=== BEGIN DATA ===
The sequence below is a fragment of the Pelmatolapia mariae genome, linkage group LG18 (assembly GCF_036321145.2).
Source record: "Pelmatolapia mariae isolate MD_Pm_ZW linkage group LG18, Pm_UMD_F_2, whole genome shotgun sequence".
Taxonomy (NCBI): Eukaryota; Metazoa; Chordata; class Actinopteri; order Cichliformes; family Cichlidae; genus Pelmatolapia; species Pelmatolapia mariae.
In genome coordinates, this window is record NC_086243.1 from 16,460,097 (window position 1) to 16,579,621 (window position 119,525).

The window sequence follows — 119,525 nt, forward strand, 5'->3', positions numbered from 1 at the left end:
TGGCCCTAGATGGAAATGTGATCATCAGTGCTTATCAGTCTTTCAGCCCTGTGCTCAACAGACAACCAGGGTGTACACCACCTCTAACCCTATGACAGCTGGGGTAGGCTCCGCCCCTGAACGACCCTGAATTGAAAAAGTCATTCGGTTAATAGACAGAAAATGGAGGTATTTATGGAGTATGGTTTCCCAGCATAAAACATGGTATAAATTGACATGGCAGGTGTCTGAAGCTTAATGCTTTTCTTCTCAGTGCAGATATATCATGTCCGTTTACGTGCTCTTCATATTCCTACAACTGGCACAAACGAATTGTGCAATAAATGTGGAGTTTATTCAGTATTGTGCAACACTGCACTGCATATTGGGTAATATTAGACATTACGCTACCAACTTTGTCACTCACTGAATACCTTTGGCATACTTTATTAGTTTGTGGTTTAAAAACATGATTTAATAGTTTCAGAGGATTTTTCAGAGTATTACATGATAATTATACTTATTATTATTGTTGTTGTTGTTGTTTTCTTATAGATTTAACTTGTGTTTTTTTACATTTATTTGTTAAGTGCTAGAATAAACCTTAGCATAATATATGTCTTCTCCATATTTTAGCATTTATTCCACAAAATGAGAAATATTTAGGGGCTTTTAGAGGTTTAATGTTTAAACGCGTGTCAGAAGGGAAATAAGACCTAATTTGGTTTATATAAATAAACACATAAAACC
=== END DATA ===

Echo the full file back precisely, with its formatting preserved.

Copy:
The sequence below is a fragment of the Pelmatolapia mariae genome, linkage group LG18 (assembly GCF_036321145.2).
Source record: "Pelmatolapia mariae isolate MD_Pm_ZW linkage group LG18, Pm_UMD_F_2, whole genome shotgun sequence".
Taxonomy (NCBI): Eukaryota; Metazoa; Chordata; class Actinopteri; order Cichliformes; family Cichlidae; genus Pelmatolapia; species Pelmatolapia mariae.
In genome coordinates, this window is record NC_086243.1 from 16,460,097 (window position 1) to 16,579,621 (window position 119,525).

The window sequence follows — 119,525 nt, forward strand, 5'->3', positions numbered from 1 at the left end:
TGGCCCTAGATGGAAATGTGATCATCAGTGCTTATCAGTCTTTCAGCCCTGTGCTCAACAGACAACCAGGGTGTACACCACCTCTAACCCTATGACAGCTGGGGTAGGCTCCGCCCCTGAACGACCCTGAATTGAAAAAGTCATTCGGTTAATAGACAGAAAATGGAGGTATTTATGGAGTATGGTTTCCCAGCATAAAACATGGTATAAATTGACATGGCAGGTGTCTGAAGCTTAATGCTTTTCTTCTCAGTGCAGATATATCATGTCCGTTTACGTGCTCTTCATATTCCTACAACTGGCACAAACGAATTGTGCAATAAATGTGGAGTTTATTCAGTATTGTGCAACACTGCACTGCATATTGGGTAATATTAGACATTACGCTACCAACTTTGTCACTCACTGAATACCTTTGGCATACTTTATTAGTTTGTGGTTTAAAAACATGATTTAATAGTTTCAGAGGATTTTTCAGAGTATTACATGATAATTATACTTATTATTATTGTTGTTGTTGTTGTTTTCTTATAGATTTAACTTGTGTTTTTTTACATTTATTTGTTAAGTGCTAGAATAAACCTTAGCATAATATATGTCTTCTCCATATTTTAGCATTTATTCCACAAAATGAGAAATATTTAGGGGCTTTTAGAGGTTTAATGTTTAAACGCGTGTCAGAAGGGAAATAAGACCTAATTTGGTTTATATAAATAAACACATAAAACC